Mind set matters.
It's in the news-whether battling a cold, beating a bad mood, or braving a new task, mindset matters. God has created these marvelous brains of ours to improve with proper care, use, and exercise. Your brain constantly reshapes itself according to what it learns, thinks, feels, and expects.
“Experiences, thoughts, actions, and emotions actually change the structure of our brains.” John Ratey, MD. User’s Guide to the Brain, p. 17.
“One necessary precursor to change, though, is often a change of attitude.” John Ratey, MD. User’s Guide to the Brain, p. 356.
Do you have a “fixed” or “growth” approach to life?
“Fixed” mindsets believe that ability and personality are basically inborn, unchangeable, and “set in stone”. As a result, they are often more focused on “how will I look” rather than “how can I learn” in the face of mistakes or challenges.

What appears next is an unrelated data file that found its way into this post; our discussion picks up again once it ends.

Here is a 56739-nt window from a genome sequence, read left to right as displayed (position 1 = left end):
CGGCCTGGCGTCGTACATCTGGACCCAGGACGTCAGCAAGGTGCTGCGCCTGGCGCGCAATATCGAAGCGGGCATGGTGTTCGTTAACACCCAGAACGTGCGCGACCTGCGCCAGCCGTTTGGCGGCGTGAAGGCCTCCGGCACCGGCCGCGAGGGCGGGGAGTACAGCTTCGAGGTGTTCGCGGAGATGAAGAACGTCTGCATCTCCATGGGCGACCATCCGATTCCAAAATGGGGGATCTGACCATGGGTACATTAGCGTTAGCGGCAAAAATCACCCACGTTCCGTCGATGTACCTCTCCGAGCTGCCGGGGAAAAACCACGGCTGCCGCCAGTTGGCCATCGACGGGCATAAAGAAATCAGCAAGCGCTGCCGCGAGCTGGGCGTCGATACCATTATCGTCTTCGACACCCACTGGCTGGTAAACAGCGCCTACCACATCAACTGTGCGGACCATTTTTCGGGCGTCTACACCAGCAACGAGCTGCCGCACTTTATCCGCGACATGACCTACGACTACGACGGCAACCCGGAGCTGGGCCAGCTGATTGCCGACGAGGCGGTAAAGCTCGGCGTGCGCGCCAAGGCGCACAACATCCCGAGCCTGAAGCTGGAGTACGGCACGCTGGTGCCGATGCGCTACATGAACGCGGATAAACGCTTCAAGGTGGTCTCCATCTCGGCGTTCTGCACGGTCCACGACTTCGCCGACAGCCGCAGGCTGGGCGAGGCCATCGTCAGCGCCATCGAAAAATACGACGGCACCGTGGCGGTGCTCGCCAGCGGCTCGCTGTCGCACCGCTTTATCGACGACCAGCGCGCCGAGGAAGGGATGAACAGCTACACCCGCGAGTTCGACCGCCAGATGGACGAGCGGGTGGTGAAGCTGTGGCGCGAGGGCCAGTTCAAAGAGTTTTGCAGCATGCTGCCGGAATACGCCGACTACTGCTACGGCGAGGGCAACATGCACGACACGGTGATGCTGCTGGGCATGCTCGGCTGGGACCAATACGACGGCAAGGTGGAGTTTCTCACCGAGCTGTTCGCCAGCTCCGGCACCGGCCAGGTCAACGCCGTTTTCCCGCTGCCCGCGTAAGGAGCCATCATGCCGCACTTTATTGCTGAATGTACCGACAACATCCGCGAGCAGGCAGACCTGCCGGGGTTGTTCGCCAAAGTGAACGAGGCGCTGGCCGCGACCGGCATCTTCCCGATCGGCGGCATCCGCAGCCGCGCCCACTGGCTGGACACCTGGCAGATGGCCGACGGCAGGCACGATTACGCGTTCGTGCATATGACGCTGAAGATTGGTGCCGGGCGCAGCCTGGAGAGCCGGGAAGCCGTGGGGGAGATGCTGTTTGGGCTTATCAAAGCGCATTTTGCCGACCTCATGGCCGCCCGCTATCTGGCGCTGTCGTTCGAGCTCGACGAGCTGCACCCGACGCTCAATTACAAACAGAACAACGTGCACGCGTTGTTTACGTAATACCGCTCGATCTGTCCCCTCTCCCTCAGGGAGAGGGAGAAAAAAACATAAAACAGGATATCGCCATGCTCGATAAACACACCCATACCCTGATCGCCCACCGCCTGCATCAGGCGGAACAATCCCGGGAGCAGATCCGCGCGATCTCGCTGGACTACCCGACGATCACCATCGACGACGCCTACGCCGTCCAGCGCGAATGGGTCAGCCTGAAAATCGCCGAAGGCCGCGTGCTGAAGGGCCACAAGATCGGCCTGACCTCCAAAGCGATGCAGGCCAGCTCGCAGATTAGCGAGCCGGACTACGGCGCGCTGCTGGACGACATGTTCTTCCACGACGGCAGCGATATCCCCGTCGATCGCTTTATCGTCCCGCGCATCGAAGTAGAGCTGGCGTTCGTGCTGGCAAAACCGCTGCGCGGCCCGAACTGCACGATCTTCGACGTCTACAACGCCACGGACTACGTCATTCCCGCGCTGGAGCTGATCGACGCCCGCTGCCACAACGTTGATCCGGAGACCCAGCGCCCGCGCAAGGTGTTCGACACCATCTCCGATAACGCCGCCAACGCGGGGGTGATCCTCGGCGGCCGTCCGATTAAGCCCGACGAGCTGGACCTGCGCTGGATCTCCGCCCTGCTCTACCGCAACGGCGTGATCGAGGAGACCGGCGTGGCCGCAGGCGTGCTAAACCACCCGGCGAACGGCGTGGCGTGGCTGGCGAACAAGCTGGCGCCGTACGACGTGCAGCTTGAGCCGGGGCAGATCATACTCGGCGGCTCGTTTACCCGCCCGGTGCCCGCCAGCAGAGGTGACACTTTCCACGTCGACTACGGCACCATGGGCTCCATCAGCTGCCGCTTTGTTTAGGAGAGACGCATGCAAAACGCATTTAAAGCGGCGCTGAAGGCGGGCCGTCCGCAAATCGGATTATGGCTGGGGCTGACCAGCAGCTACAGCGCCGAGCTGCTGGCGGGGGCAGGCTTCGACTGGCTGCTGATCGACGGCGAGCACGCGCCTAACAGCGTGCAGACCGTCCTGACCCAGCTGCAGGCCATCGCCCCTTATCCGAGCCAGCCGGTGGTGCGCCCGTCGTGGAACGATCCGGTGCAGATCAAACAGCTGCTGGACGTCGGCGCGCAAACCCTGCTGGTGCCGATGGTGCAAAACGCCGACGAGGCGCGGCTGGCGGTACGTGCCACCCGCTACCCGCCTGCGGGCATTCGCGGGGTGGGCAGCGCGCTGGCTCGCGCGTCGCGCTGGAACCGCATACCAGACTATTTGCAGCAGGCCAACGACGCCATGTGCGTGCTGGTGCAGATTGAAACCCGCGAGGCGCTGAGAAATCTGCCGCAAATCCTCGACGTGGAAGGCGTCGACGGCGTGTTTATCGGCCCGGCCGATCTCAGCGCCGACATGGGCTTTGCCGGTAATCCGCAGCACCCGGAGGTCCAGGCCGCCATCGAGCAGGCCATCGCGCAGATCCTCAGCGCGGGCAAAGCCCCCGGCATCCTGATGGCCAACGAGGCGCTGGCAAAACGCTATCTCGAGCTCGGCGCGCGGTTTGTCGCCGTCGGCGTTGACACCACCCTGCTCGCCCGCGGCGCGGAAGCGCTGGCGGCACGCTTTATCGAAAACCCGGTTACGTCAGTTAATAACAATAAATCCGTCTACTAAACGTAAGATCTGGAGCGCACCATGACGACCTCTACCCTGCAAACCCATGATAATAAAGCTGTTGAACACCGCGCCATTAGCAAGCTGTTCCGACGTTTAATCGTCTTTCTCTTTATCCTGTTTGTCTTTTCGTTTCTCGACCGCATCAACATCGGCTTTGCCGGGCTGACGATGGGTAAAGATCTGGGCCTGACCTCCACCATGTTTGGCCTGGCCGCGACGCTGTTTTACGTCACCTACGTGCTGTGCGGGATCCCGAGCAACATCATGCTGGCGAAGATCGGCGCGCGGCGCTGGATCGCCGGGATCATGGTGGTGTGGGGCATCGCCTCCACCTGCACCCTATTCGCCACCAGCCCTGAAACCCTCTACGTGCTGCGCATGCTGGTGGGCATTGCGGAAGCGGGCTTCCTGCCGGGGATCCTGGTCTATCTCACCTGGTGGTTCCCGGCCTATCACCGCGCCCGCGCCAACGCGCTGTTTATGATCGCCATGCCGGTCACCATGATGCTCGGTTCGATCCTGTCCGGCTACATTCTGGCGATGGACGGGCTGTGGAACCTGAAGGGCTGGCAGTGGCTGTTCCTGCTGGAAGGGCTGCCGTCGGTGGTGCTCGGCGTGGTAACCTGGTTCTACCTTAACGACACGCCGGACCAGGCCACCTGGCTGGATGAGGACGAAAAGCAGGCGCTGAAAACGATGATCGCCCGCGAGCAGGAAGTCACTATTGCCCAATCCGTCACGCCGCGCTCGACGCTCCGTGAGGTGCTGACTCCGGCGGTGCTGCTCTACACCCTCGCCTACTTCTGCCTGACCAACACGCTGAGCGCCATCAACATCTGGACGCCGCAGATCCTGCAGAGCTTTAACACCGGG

"Growth" mindsets believe that although people differ in basic aptitude and temperament, everyone can change, grow, and improve. They have a passion for stretching and growing, even when they are making mistakes and facing challenges.
The good news is that a “fixed” mindset is “fixable”! “We are not prisoners of our genes or our environment…We always have the ability to remodel our brains.” John Ratey, MD. User’s Guide to the Brain, p. 17.
First, learn to spot fixed thinking. Choosing a new way of thinking is like learning any other skill; it takes practice, patience… prayer, and the power of God.
The growth mindset person may not “feel” smart, but they want to “get” smart, and they are willing to work at it.
Growth mindsets tend to:
- Embrace challenges
- Persist in the face
- See effort as the path to mastery
- Learn from criticism
- Are not defeated by failure
- Are inspired